broken strength. Our first surety, if he had stood, would have - been brought to eat of the tree of life, as a seal of a confirmed

state of life in persevering and everlasting holiness and happiness; and he would have eat of this tree of life as a seal of persevering confirmed life, not only for himself, but as our head. As when he eat of the tree of knowledge of good and evil, he tasted as our head, and so brought death on himself, and all his posterity; so, if he had persevered, and had eat of the tree of life, he would have tasted of that as our head, and therein life and confirmed holiness, would have been sealed to him and all his posterity. But Christ, the second Adam, acts the same part for us that the first Adam was to have done, but failed. He has fulfilled the law, and has been admitted to the seals of confirmed and everlasting life. God, as a testimony and seal of his acceptance of what he had done, as the condi. tion of life, raised him from the dead, and exalted him with his own right hand, received him up into glory, and gave all things into his hands. Thus the second Adam has persevered, not only for himself, but for us; and has been sealed to confirmed and persevering and eternal life, as our head; so that all those that are his, and who are his spiritual posterity, are sealed in him to persevering life. Here it will be in vain to object, that persons, persevering in faith and holiness, is the condition of their being admitted to the state of Christ's posterity, or to a right in him; and that none are admitted as such, till they have first persevered. For this is as much as to say, that Christ has no church in this world; and that there are none on this side the grave admitted his children or people; because they have not yet actually persevered to the end of life, which is the condition of their being admitted as his children and people; which is contrary to the whole scripture.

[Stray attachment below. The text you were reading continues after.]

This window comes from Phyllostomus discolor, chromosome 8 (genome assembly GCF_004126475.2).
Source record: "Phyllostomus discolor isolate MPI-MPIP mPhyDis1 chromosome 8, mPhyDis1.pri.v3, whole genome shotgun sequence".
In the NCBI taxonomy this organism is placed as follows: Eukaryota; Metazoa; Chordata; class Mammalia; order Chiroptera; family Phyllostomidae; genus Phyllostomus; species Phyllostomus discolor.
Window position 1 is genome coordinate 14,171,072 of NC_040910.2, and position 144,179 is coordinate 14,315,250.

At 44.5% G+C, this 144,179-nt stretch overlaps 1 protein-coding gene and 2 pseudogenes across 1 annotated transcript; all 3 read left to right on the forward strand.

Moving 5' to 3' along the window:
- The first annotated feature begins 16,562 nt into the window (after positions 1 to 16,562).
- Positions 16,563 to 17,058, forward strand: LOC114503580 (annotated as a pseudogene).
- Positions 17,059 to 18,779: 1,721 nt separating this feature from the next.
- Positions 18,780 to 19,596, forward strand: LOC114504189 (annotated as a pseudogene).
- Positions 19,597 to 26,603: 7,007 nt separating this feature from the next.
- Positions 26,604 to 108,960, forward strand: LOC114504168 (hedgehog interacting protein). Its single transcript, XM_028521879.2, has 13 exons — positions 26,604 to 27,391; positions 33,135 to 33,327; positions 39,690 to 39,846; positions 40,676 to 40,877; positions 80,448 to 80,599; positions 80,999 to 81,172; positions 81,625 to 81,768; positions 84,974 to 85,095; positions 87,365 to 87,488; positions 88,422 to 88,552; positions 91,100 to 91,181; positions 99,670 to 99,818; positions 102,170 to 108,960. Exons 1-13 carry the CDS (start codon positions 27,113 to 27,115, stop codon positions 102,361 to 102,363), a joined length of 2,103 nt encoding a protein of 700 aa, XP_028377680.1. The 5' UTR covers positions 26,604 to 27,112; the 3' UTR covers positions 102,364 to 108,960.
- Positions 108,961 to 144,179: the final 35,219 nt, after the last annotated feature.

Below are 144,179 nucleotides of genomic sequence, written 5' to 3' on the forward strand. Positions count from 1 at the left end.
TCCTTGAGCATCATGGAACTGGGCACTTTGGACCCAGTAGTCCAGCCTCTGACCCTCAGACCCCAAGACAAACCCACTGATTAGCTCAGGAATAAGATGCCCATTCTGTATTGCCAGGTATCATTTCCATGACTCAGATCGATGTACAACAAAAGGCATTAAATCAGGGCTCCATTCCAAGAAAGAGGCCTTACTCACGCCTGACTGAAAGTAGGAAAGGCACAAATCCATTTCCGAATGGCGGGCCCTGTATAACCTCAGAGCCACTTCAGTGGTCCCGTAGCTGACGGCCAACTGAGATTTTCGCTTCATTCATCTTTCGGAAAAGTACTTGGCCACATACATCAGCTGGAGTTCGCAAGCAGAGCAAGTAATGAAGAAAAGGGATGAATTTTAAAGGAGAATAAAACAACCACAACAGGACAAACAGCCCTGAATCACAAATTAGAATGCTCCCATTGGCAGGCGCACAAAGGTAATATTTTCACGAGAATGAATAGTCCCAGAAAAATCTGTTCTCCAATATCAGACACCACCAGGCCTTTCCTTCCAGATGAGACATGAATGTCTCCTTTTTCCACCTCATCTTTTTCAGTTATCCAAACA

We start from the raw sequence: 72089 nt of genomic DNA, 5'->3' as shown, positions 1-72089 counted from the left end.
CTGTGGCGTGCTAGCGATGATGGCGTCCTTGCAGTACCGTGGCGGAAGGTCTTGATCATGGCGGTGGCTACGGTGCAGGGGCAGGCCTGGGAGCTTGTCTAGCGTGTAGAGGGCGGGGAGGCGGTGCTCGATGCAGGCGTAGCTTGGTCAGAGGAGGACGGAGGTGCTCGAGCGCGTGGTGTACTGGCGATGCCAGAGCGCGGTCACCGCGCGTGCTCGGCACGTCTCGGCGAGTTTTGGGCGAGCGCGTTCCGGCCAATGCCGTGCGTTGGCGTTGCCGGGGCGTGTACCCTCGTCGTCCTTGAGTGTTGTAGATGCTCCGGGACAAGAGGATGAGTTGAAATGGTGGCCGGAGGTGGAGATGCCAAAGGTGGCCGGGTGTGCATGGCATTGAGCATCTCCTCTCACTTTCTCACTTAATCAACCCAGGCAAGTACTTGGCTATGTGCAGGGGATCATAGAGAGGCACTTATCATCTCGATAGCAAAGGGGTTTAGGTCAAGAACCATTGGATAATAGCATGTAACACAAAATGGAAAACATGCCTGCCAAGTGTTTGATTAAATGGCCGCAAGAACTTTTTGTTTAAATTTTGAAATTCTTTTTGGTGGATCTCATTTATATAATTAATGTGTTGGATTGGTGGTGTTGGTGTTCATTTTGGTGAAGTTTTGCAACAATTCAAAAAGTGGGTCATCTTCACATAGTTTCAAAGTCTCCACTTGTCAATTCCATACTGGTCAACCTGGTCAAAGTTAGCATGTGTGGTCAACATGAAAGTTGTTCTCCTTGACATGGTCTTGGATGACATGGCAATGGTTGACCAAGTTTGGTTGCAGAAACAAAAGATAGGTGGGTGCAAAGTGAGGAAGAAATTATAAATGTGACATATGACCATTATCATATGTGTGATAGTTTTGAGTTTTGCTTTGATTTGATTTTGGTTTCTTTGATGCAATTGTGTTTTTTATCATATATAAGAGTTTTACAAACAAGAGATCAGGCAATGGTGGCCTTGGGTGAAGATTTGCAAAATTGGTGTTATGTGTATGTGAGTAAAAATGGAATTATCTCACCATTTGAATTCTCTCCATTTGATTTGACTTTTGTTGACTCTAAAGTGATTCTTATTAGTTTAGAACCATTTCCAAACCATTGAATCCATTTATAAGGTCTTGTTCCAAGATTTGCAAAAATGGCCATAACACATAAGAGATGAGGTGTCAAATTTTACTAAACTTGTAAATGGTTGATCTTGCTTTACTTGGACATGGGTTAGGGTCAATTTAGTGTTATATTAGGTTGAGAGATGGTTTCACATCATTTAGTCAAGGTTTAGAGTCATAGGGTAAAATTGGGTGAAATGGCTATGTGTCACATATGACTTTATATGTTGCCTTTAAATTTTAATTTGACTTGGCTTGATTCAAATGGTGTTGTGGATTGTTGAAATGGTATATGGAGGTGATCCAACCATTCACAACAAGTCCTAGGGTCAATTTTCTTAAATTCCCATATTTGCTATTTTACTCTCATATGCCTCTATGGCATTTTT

Christ having finished the work of Adam for us, does more than merely to bring us back to the probationary state of Adam, while he had yet his work to finish, knowing his eternal life